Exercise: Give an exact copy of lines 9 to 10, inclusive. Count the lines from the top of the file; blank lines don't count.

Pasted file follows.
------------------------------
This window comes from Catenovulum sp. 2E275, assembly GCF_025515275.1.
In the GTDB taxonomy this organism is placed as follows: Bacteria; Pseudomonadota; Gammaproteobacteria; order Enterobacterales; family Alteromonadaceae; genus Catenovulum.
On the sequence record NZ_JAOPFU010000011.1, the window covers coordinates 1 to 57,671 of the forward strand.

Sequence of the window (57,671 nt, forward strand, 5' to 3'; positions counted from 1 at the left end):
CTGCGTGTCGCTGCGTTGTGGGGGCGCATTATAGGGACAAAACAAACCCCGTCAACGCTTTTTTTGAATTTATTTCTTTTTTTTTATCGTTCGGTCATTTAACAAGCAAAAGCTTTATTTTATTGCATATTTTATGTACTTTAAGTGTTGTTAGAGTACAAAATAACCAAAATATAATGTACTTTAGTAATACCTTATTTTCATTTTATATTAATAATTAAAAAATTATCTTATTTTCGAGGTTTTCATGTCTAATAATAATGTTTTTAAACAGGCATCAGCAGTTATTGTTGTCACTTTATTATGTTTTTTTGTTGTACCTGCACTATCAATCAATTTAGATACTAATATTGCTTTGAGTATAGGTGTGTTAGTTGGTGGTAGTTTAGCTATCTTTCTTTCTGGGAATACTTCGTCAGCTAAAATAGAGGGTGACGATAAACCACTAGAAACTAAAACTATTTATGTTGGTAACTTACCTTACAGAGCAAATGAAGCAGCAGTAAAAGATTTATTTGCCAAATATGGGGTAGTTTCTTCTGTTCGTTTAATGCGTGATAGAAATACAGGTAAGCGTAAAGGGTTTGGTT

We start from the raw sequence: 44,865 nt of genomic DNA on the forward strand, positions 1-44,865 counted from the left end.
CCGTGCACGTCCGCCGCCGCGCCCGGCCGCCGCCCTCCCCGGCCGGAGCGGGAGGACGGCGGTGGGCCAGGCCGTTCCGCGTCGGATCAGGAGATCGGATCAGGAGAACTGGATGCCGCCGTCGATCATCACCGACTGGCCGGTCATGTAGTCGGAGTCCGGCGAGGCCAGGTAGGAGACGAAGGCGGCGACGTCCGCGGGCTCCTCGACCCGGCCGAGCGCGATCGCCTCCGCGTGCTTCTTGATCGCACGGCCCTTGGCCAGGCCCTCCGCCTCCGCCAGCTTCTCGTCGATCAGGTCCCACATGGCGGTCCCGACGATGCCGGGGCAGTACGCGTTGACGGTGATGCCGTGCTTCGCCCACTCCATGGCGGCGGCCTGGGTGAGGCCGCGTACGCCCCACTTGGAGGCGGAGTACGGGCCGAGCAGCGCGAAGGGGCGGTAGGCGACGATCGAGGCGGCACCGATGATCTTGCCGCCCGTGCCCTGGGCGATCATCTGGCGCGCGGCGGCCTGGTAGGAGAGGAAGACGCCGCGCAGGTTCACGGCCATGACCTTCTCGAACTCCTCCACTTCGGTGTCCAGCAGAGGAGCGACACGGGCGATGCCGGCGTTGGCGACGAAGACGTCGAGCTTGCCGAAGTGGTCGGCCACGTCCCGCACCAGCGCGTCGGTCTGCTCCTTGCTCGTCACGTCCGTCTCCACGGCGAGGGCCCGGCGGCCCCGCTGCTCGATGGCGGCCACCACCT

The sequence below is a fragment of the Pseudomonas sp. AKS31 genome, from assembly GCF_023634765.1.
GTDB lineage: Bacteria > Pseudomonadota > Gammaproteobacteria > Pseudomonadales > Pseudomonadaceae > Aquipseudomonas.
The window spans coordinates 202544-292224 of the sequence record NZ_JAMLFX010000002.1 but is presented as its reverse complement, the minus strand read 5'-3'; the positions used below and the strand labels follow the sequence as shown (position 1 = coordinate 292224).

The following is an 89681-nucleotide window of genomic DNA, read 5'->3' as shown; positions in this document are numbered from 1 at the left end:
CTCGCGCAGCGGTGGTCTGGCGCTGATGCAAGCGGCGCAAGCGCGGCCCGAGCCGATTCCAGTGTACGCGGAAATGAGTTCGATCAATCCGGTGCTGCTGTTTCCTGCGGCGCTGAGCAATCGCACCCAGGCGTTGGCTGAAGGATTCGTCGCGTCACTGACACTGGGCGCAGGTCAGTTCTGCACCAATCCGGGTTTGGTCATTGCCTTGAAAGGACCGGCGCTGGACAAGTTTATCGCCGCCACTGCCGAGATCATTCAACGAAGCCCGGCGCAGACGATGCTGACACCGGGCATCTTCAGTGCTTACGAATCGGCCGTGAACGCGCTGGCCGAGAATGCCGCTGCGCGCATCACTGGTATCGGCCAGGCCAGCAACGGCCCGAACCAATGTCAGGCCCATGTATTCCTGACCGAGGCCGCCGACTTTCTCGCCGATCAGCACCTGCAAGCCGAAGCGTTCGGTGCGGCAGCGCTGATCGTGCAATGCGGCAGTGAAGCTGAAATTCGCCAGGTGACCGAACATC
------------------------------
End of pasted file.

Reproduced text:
GTDB lineage: Bacteria > Pseudomonadota > Gammaproteobacteria > Pseudomonadales > Pseudomonadaceae > Aquipseudomonas.
The window spans coordinates 202544-292224 of the sequence record NZ_JAMLFX010000002.1 but is presented as its reverse complement, the minus strand read 5'-3'; the positions used below and the strand labels follow the sequence as shown (position 1 = coordinate 292224).